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Working on upgrading my Ender 3 to a dual extruder setup using the Winsinn dual hot end and MKS Base V1.6 motherboard using Marlin FW 2.0.5 and am unable to get the PID autotune to work. When I start the autotune, the temperature spikes pretty quickly and quickly fails, either heating to 60 °C or 200 °C (M303 C5 E0 S60) for either hot end (E0 or E1). After looking through other online messages, I used 24 V heater cartridges rather than the 12 V ones that came with the hot end. Aditionally, I have the thermisistor settings to use config 6 (rather than 1) after reading through user recommendations on the hot end. After failing to get the hotend to heat properly, I have the following questions:

  1. Should I try reducing the current to the cartridge? Currently set to default of 255?

  2. Are there any other PID changes I should make to allow the autotune to figure out the right parameters to use?

  3. Are there any other tests recommended to figure out why the hot end heats without being stopped by Marlin?

Here is a chart showing the temperatures of the hotends and bed while running autotune on T0 and T1. Weird gap in second attempt was verifying that the right sensor was plugged into the right mainboard pin (no power going to hot end at this time).

PID autotune temperature

Thermistor settings:

#define TEMP_SENSOR_0 6
#define TEMP_SENSOR_1 6
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  • $\begingroup$ Have you looked into this question? $\endgroup$ – 0scar May 18 at 7:19
  • $\begingroup$ Are you sure the temperature readings are correct? If I read the graph the hotend is heating up 200 °C in about 30 seconds. This seems unreasonably fast (just based on the heat capacity of a standard E3D heater block this would require at least 64 W). You write that you used a 24 V heater in place of a 12 V one. Doing this should drastically decrease the heater power. Did you make a mistake when writing the post, and actually used a 12 V heater in place of a 24 V one? If so, that might explain a lot. In this case, you should immediately revert to the appropriate heater cartridges for safety. $\endgroup$ – Tom van der Zanden May 18 at 9:25
  • $\begingroup$ Good catch, the heating up is so fast that the #define PID_FUNCTIONAL_RANGE 10 is too little for the amount of heat pumped into the heater block causing a large overshoot causing the PID tuning to stop. Maybe you can measure the resistance of all 4 heater cartridges? $\endgroup$ – 0scar May 18 at 12:36
  • $\begingroup$ @Tom: OP has an aftermarket hotend that came with 12 V cartridge, but power supply is 24 V so the replacement should be correct. $\endgroup$ – R.. GitHub STOP HELPING ICE May 18 at 14:14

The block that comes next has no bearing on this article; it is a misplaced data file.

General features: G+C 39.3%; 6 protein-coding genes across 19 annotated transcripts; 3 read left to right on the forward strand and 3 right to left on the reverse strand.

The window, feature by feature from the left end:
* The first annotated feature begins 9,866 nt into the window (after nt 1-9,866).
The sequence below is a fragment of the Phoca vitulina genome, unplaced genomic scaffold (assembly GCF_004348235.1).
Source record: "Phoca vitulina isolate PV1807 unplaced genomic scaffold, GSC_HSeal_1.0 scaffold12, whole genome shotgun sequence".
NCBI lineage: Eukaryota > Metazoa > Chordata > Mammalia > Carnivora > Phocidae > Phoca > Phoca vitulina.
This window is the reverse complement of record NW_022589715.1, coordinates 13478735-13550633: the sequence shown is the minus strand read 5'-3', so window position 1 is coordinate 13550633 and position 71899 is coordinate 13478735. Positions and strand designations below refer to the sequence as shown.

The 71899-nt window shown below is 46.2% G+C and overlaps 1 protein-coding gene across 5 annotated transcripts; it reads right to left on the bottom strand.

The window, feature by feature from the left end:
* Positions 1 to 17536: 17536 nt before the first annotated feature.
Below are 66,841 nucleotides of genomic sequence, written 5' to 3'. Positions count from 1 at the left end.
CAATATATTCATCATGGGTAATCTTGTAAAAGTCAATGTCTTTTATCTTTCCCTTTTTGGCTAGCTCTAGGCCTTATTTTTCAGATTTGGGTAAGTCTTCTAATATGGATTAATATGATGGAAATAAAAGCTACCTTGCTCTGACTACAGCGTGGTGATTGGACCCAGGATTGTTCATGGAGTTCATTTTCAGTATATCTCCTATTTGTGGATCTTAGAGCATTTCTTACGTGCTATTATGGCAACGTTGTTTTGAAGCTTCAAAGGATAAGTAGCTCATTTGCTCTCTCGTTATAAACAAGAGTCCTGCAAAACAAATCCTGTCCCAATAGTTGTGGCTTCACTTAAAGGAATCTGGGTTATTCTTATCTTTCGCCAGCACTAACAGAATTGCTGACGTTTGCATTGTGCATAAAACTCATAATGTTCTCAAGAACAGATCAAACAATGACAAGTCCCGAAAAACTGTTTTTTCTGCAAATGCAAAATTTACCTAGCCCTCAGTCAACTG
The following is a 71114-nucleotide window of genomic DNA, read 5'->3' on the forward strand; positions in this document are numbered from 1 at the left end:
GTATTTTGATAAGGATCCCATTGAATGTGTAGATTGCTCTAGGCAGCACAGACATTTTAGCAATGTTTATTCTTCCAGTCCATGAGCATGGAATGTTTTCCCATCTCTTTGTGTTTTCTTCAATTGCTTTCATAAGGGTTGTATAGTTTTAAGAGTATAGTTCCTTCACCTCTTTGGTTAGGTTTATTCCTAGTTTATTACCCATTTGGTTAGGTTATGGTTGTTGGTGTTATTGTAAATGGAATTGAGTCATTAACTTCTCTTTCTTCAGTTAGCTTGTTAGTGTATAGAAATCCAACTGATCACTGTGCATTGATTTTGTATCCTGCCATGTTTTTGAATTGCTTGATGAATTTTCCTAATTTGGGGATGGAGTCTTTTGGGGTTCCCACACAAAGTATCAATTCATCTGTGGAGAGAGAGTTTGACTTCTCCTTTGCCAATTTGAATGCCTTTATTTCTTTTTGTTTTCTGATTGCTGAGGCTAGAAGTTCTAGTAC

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    $\begingroup$ I tested the resistance on the factory hot end for the Ender3 and saw 14 Ohms of resistance (same reading as you said I should expect for 24 then checked the 12v ones supplied with the hot end and the measured 4 Ohms, unfortunately the cartridges I have measure 4 Ohms just like the 12v cartridges do. I left a review on the product in Amazon, and have a better rated set on the way (should arrive Sunday). I updated the post to reflect the product that was in my order. $\endgroup$ – Keith Rawson May 22 at 17:50
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As the heating curve is very steep, it could be that the wrong cartridges are inserted, or you have been supplied the incorrect cartridges. (Not long ago I've had a similar experience with a 12 V cartridge in between my 24 V spares...)

To find out for which voltage the cartridge has to be used you can measure the resistance with a multitester/multimeter. You can calculate the resistance roughly by using the formulas: $$ U = I \times R$$ $$ P = {U}\times{I} $$ Combing these formulas gives: $$ R = \frac{U^2}{P}$$

(P is power in Watt [W], I is current [A], U is voltage [V] and R is the resistance in Ohm [Ω])

Your multimeter readings should be close to the calculated values. About 4 Ohms for a 12 V/40 W cartridge and about 14 Ohms for a 24 V/40 W cartridge.

Since the Ender 3 is running on 24 V, you need the higher resistance cartridges.


If you are using a 4 Ω (12 V/40 W) cartridge on 24 V, the power would become:

$$ P = \frac{U^2}{R}= \frac{24^2}{4}=144\ {W} $$

This amount of power will quickly raise the temperature of the nozzle! It then becomes very difficult for the PID control schedule to harness that power (e.g. overshoot control).

From the question is read that:

I used 24 V heater cartridges rather than the 12 V ones that came with the hot end

If the cartridges are truly 24 V this rapid heat-up is not expected, it could be that you accidentally received incorrect cartridges, you should measure the resistance to be sure.

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